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Even more excited!
harper47
Having read Matt Rousch's review of tonight's Supernatural, my brain is fast approaching beyond the power of squee mush.

Linky to TV Guide magazine review full of SPOILERY SPOILERS. (Also spoilers - including full article in the comments.)

http://www.tvguidemagazine.com/matt-roush-daily-review/its-not-tv-its-supernatural-3095.html

I'm just going to go pass out now from the anticipation. Hopefully it will make the day go faster.

(Um sorry about two almost repetitive posts)


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"The resource you are looking for has been removed, had its name changed, or is temporarily unavailable."

=(((((((((((((((((

What? I click on the link and it takes me there. Does it not take you there?

I copied and pasted it for you:

It’s Not TV, It’s Supernatural!
By Matt Roush November 05, 2009 08:03 AM EST

“So, this show has ghosts? Why?”

Sam Winchester’s confusion is the TV fan’s delight, as he and baffled brother Dean find themselves reluctantly playing doctor in a Grey's Anatomy-style sex-and-surgery hospital show—where a ghost lurks in the hallways, a pungent reminder of that dreadful Denny’s-ghost period on Grey’s last season (which featured the Winchesters’ own dead dad, Jeffrey Dean Morgan, as Denny, no less). The meta hits just keep coming in this week’s “Changing Channels” episode of Supernatural (9/8c). There’s even a “300 channels and nothing’s on” joke, which is especially potent considering the glut of great network programming on Thursday nights this season.

For one night only, you can set your remote on the CW’s underappreciated underdog and still get your satirical fill of its time-period juggernaut competition, Grey’s and CSI. It’s an uproarious TV-parody smorgasbord, with spot-on spoofs of retro sitcoms (including a memorably gag-filled theme song), TMI pharmaceutical ads, Japanese game shows, David Caruso, and more—that not only demonstrates the versatility of series stars Jared Padalecki and Jensen Ackles but also moves forward the show’s apocalyptic mythology in a surprising and unexpectedly sobering fashion. If you’ve ever wondered what all the cult fuss was about, this is the episode to watch. As I wrote at length about this summer, I made the wise decision this year to catch up on past seasons (basically, since the show moved to the overstuffed Thursday battlefield) and now look at home-run episodes like this as my reward.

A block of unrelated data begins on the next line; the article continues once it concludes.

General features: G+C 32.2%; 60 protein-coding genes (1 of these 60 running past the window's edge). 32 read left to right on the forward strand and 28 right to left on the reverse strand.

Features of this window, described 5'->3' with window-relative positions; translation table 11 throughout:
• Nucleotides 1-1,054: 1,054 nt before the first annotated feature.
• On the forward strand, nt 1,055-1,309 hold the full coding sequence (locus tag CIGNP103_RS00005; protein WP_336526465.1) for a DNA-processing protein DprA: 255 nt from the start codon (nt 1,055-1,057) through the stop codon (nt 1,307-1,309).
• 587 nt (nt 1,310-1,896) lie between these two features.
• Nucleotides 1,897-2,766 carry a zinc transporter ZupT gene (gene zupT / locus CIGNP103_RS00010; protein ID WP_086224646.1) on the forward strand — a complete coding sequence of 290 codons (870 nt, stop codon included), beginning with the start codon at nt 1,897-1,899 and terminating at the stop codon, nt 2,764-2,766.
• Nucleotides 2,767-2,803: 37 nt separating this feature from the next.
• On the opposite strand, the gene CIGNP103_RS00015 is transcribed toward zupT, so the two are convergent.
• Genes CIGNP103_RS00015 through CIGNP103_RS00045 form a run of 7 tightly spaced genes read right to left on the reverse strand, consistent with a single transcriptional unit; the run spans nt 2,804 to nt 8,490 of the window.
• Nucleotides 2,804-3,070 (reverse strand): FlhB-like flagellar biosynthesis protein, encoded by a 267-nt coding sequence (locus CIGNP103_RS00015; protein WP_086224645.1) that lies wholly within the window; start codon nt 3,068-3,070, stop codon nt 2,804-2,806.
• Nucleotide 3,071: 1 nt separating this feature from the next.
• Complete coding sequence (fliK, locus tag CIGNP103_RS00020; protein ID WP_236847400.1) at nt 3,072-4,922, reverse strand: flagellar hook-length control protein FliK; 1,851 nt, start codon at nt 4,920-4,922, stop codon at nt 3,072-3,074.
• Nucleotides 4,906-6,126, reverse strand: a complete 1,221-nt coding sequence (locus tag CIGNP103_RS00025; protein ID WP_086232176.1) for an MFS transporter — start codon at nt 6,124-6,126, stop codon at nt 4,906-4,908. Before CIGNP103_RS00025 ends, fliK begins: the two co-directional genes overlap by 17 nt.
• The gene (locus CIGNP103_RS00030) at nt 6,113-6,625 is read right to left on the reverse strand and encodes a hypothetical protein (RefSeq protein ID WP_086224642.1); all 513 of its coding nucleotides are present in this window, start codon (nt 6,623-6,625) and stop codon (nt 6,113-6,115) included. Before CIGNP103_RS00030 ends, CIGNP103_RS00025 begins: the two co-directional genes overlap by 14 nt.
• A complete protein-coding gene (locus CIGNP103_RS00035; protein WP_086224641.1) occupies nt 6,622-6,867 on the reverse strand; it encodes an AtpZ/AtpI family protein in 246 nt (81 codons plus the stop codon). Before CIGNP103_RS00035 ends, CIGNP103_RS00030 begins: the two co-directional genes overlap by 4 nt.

Seriously, you ask? (And yes, Grey’s signature “Seriously?” catchphrase gets quite a workout here.) Seriously. This is an inspired episode of a show that has gone far beyond its demon-hunting creature-of-the-week roots, now firmly entrenched in a highest-stakes-imaginable End of Days scenario in which the brothers and their allies (including a rogue angel named Castiel who’s desperately searching for God) are hoping against hopelessness to vanquish the forces of evil. The brothers aren’t merely on the front lines in this cosmic spiritual war, they’re carrying all sorts of personal baggage—especially Sam, who inadvertently opened the door for the Big Daddy of fallen angels, Lucifer, to be freed from Hell to wreak chaos on Earth.

So how is this lark of an episode, with its hilarious swipes at TV conventions as it channel-surfs among genres, not just a fun throwaway (of which there’s usually at least one per season)? For the answer to that, you’ll have to ask the mischievous Trickster (Richard Speight Jr., making a welcome return), who appears to be pulling the surreal strings that plunge Sam and Dean from situation to sitcom. (Deliciously, in the perky sitcom takeoff, everyone gets applause and screams from the "live studio audience" upon their entrance.)

Once the curtain is pulled back on this giddy gimmick, we’re reminded once again just how serious is this game they’re playing, and an episode that seemed like one of the silliest turns out to be one of the most pivotal and profound. As someone notes (no fair saying who), the destiny our Winchester heroes face lacks the “easy answers, endings wrapped in a bow” that you find on your typical TV show.

Supernatural is anything but typical, and “Changing Channels” is a terrific addition to its canon.

AHHHH! I LOVE IT. Guaranteed hilarity, muncho tv meta, AND apocalypse importance. IS IT 9PM YET??

This one looks fantastic. I expect to be squeeing my brains out. Thank goodness I can stuff Debbie Downer in the closet this week.

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